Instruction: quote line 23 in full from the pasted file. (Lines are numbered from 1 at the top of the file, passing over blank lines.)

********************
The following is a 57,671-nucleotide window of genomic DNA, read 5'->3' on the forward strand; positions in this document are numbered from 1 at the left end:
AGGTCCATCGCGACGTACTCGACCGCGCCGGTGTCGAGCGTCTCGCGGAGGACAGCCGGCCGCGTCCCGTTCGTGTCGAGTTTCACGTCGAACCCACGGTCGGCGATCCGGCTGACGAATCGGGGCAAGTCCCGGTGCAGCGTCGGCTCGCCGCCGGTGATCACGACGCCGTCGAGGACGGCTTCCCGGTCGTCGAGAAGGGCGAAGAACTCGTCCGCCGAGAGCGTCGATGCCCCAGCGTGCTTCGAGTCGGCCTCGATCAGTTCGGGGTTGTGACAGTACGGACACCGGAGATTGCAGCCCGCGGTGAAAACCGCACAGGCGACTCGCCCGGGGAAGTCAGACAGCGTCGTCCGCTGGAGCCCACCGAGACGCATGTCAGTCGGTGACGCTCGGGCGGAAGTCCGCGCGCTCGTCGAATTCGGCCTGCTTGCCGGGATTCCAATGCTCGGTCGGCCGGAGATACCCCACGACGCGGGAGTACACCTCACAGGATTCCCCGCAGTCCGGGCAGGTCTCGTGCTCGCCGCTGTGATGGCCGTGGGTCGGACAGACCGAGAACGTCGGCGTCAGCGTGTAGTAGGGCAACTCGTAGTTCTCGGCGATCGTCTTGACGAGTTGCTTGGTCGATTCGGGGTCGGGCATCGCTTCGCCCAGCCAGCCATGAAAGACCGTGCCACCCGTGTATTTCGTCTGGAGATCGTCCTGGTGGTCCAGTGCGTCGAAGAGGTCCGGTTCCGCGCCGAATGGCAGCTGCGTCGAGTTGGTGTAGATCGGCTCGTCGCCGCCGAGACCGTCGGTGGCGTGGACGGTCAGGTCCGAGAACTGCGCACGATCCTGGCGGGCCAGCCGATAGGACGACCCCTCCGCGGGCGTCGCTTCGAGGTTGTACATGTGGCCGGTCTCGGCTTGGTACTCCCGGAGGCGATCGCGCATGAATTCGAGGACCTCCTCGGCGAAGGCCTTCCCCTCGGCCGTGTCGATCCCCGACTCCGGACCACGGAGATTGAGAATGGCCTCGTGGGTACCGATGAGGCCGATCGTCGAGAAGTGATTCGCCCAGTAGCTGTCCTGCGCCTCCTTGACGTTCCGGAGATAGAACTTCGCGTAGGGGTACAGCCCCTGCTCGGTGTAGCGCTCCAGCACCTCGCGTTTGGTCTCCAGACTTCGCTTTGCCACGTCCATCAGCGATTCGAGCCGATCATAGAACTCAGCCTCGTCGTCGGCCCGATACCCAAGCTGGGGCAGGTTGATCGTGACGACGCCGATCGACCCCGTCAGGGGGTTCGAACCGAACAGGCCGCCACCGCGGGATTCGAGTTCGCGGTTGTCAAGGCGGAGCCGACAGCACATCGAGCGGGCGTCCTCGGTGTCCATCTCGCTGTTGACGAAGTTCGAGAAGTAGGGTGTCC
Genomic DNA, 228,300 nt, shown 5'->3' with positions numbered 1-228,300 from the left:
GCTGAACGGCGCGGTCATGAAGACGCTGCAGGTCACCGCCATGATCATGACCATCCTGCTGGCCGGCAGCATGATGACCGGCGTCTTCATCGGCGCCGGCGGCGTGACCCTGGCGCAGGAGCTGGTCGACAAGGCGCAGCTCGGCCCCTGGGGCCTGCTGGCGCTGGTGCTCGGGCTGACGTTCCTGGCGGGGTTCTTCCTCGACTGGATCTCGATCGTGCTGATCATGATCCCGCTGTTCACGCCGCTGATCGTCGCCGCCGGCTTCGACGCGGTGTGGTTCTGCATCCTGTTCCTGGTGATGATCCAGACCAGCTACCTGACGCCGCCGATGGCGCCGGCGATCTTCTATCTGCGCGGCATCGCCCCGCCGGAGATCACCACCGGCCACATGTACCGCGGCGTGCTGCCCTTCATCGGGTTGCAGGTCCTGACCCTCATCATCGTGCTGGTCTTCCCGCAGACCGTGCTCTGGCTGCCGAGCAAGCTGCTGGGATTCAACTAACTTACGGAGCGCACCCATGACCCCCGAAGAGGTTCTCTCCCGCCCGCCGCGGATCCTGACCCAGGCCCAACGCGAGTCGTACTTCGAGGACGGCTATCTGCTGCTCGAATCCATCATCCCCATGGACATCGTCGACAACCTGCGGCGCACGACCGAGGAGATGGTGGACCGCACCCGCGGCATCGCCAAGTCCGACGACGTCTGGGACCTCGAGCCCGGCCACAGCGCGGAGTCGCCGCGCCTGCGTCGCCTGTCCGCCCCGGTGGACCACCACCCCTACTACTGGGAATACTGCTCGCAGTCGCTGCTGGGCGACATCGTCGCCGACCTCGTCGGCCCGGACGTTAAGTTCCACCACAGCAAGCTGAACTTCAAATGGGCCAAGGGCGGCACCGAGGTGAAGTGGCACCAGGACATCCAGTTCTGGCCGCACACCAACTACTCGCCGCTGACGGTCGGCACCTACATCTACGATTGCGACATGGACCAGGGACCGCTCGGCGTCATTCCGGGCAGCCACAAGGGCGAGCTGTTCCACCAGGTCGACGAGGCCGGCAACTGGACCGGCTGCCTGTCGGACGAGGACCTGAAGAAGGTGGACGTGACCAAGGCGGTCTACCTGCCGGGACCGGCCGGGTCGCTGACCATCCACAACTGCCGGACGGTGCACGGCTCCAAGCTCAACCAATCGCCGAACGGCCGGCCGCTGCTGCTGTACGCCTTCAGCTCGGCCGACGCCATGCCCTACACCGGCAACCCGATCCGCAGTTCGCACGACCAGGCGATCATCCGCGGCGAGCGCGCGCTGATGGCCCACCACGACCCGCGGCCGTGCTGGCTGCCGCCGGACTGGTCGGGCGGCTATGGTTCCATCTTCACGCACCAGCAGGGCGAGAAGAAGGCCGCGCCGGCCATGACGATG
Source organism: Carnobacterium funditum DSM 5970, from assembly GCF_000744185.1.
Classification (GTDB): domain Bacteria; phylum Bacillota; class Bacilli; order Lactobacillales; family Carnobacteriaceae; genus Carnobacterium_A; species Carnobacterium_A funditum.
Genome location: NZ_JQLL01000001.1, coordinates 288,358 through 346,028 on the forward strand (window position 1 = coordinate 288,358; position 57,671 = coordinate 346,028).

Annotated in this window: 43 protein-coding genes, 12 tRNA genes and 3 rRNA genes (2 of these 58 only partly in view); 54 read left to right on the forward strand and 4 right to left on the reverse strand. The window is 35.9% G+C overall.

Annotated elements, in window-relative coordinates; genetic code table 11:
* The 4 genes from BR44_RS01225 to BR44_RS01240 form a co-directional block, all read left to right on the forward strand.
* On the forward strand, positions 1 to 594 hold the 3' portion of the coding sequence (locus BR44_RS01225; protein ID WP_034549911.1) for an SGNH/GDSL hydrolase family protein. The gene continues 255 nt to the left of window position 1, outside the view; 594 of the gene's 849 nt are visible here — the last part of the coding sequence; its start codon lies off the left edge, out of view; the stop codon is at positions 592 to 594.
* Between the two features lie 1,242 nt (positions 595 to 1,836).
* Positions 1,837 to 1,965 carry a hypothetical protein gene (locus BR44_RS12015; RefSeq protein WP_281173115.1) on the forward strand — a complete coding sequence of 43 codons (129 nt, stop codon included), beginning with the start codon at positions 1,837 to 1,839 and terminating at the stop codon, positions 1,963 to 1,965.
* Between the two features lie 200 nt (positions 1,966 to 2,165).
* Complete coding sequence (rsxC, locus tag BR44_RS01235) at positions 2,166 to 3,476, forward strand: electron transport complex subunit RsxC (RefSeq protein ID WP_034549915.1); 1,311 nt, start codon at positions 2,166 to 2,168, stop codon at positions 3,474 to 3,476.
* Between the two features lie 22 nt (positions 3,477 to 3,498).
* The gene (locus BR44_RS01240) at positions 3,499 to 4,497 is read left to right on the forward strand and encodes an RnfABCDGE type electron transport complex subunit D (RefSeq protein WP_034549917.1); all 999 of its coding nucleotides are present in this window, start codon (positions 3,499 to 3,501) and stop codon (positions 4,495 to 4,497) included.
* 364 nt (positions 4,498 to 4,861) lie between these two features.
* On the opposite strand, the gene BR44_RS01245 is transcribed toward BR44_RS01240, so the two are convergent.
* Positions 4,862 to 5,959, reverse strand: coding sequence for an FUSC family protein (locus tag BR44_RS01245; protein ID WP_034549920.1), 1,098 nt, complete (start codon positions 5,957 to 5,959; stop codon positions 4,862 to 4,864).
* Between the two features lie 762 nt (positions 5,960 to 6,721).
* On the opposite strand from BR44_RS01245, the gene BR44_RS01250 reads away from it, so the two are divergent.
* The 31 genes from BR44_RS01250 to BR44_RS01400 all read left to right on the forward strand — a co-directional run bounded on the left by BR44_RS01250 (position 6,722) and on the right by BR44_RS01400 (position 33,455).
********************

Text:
* The 31 genes from BR44_RS01250 to BR44_RS01400 all read left to right on the forward strand — a co-directional run bounded on the left by BR44_RS01250 (position 6,722) and on the right by BR44_RS01400 (position 33,455).